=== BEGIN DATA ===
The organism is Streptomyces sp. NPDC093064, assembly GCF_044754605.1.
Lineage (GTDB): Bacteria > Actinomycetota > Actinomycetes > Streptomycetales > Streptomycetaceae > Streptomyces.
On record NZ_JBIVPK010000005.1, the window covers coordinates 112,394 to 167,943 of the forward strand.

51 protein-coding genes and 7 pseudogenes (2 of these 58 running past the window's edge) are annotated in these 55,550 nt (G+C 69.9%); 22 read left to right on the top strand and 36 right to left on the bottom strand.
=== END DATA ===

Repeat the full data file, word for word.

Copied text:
The organism is Streptomyces sp. NPDC093064, assembly GCF_044754605.1.
Lineage (GTDB): Bacteria > Actinomycetota > Actinomycetes > Streptomycetales > Streptomycetaceae > Streptomyces.
On record NZ_JBIVPK010000005.1, the window covers coordinates 112,394 to 167,943 of the forward strand.

51 protein-coding genes and 7 pseudogenes (2 of these 58 running past the window's edge) are annotated in these 55,550 nt (G+C 69.9%); 22 read left to right on the top strand and 36 right to left on the bottom strand.